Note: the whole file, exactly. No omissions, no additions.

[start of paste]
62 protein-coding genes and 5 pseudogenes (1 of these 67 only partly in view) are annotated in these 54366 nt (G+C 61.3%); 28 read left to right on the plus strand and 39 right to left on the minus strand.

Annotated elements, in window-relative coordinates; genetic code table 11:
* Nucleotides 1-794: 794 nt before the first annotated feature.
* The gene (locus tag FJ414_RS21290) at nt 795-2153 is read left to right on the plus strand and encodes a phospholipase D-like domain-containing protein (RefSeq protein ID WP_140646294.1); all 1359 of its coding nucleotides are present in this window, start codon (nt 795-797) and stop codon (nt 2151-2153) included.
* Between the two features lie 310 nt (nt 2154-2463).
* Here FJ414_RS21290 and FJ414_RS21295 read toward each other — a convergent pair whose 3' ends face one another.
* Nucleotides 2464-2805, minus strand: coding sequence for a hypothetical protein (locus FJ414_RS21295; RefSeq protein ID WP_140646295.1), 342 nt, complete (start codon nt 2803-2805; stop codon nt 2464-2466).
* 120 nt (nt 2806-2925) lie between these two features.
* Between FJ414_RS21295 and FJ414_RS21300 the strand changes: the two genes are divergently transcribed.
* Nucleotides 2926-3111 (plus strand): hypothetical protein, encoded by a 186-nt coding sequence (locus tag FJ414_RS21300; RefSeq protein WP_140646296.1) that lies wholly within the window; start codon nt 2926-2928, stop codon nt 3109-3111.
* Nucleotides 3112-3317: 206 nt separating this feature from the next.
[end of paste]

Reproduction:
62 protein-coding genes and 5 pseudogenes (1 of these 67 only partly in view) are annotated in these 54366 nt (G+C 61.3%); 28 read left to right on the plus strand and 39 right to left on the minus strand.

Annotated elements, in window-relative coordinates; genetic code table 11:
* Nucleotides 1-794: 794 nt before the first annotated feature.
* The gene (locus tag FJ414_RS21290) at nt 795-2153 is read left to right on the plus strand and encodes a phospholipase D-like domain-containing protein (RefSeq protein ID WP_140646294.1); all 1359 of its coding nucleotides are present in this window, start codon (nt 795-797) and stop codon (nt 2151-2153) included.
* Between the two features lie 310 nt (nt 2154-2463).
* Here FJ414_RS21290 and FJ414_RS21295 read toward each other — a convergent pair whose 3' ends face one another.
* Nucleotides 2464-2805, minus strand: coding sequence for a hypothetical protein (locus FJ414_RS21295; RefSeq protein ID WP_140646295.1), 342 nt, complete (start codon nt 2803-2805; stop codon nt 2464-2466).
* 120 nt (nt 2806-2925) lie between these two features.
* Between FJ414_RS21295 and FJ414_RS21300 the strand changes: the two genes are divergently transcribed.
* Nucleotides 2926-3111 (plus strand): hypothetical protein, encoded by a 186-nt coding sequence (locus tag FJ414_RS21300; RefSeq protein WP_140646296.1) that lies wholly within the window; start codon nt 2926-2928, stop codon nt 3109-3111.
* Nucleotides 3112-3317: 206 nt separating this feature from the next.